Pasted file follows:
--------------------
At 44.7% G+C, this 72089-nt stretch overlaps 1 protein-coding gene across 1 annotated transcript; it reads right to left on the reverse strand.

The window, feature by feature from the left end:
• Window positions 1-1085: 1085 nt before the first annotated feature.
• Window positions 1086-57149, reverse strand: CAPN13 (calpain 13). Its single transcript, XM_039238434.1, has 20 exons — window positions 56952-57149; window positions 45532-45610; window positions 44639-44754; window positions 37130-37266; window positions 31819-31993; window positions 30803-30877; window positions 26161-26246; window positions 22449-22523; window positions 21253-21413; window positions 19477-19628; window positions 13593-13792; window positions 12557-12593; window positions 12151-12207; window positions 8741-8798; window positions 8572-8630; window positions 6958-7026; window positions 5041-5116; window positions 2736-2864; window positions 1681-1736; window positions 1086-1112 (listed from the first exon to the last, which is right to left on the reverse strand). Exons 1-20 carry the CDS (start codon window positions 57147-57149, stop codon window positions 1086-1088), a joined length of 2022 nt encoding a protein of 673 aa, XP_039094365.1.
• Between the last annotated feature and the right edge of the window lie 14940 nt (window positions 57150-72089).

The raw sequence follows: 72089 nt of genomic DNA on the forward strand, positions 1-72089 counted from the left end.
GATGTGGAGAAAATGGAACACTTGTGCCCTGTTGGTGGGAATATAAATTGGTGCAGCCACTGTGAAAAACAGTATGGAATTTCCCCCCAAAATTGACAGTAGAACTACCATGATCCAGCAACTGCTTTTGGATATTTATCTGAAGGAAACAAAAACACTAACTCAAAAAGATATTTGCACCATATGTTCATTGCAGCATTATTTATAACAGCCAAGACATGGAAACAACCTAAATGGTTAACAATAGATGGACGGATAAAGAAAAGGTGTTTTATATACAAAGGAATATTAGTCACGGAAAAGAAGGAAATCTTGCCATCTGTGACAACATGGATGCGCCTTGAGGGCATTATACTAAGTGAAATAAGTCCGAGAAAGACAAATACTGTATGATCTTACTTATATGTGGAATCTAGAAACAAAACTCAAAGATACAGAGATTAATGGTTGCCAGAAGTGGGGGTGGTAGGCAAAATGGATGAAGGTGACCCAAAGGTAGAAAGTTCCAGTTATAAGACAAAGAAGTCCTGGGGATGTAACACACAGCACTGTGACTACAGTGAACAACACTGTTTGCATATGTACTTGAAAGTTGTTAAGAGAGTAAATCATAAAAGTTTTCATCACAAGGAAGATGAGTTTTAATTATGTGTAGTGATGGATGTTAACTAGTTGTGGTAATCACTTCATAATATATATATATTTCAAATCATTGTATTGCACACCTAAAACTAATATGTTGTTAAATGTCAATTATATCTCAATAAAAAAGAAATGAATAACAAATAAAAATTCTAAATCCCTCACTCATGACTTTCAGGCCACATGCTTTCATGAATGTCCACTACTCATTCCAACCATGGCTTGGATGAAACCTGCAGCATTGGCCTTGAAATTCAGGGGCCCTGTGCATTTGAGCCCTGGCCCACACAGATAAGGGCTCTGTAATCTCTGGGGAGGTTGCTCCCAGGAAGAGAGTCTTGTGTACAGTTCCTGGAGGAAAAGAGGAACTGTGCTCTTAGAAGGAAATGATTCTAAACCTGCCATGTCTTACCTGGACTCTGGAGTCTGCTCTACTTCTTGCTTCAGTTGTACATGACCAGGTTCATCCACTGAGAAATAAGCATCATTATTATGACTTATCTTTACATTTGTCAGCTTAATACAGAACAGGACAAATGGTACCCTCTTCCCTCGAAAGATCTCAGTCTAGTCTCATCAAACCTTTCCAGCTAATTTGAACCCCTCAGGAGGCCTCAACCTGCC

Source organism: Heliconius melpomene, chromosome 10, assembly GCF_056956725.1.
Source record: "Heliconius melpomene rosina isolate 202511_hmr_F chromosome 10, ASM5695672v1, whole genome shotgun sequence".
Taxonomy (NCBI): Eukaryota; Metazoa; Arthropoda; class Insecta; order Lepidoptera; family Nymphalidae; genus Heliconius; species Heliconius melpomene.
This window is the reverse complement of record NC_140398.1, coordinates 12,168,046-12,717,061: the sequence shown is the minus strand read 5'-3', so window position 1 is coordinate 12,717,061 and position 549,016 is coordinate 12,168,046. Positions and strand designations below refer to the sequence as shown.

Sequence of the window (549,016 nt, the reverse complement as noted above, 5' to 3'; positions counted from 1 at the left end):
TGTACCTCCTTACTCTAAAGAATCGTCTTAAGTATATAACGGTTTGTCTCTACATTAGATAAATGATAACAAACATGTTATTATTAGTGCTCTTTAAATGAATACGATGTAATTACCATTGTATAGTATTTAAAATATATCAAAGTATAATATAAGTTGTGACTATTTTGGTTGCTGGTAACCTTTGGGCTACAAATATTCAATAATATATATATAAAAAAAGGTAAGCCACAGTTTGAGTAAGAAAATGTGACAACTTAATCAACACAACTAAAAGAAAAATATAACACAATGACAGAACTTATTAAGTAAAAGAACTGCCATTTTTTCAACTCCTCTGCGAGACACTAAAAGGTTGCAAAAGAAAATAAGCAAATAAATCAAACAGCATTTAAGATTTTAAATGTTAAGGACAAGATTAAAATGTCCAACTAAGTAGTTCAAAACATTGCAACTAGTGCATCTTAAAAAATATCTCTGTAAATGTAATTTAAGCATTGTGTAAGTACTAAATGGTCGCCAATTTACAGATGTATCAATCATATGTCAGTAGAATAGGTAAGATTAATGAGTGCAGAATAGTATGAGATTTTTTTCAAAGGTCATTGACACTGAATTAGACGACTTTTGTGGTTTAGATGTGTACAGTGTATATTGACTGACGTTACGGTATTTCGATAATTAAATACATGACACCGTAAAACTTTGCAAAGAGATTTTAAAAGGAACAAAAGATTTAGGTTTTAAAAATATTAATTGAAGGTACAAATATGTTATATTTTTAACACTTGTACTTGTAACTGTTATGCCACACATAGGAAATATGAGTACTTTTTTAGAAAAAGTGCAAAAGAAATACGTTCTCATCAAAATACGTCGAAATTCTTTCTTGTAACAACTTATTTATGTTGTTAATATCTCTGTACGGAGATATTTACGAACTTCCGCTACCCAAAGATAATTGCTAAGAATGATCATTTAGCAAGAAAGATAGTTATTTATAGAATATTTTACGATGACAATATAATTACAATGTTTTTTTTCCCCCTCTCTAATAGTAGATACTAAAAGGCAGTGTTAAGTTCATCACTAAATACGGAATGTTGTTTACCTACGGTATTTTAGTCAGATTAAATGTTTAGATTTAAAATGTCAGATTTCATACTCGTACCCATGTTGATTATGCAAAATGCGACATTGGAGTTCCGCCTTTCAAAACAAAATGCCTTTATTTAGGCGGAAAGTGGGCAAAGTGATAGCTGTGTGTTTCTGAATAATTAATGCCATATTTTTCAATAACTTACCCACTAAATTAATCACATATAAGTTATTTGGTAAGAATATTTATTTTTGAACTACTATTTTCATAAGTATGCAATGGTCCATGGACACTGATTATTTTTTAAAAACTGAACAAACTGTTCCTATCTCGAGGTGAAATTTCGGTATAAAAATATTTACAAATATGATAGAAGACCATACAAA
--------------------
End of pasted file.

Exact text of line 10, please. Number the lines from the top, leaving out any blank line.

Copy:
Taxonomy (NCBI): Eukaryota; Metazoa; Arthropoda; class Insecta; order Lepidoptera; family Nymphalidae; genus Heliconius; species Heliconius melpomene.